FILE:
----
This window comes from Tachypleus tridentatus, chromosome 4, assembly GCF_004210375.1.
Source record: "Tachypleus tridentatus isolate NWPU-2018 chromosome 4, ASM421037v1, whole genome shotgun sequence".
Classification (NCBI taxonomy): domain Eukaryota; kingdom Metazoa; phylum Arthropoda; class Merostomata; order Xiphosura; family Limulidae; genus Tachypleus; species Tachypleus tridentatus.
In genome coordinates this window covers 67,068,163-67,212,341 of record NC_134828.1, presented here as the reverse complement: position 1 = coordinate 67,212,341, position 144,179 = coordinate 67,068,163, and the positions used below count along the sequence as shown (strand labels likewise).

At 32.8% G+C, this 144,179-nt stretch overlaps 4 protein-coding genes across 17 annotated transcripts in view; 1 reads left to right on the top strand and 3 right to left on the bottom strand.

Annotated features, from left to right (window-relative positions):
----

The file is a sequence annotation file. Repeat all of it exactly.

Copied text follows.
This window comes from Tachypleus tridentatus, chromosome 4, assembly GCF_004210375.1.
Source record: "Tachypleus tridentatus isolate NWPU-2018 chromosome 4, ASM421037v1, whole genome shotgun sequence".
Classification (NCBI taxonomy): domain Eukaryota; kingdom Metazoa; phylum Arthropoda; class Merostomata; order Xiphosura; family Limulidae; genus Tachypleus; species Tachypleus tridentatus.
In genome coordinates this window covers 67,068,163-67,212,341 of record NC_134828.1, presented here as the reverse complement: position 1 = coordinate 67,212,341, position 144,179 = coordinate 67,068,163, and the positions used below count along the sequence as shown (strand labels likewise).

At 32.8% G+C, this 144,179-nt stretch overlaps 4 protein-coding genes across 17 annotated transcripts in view; 1 reads left to right on the top strand and 3 right to left on the bottom strand.

Annotated features, from left to right (window-relative positions):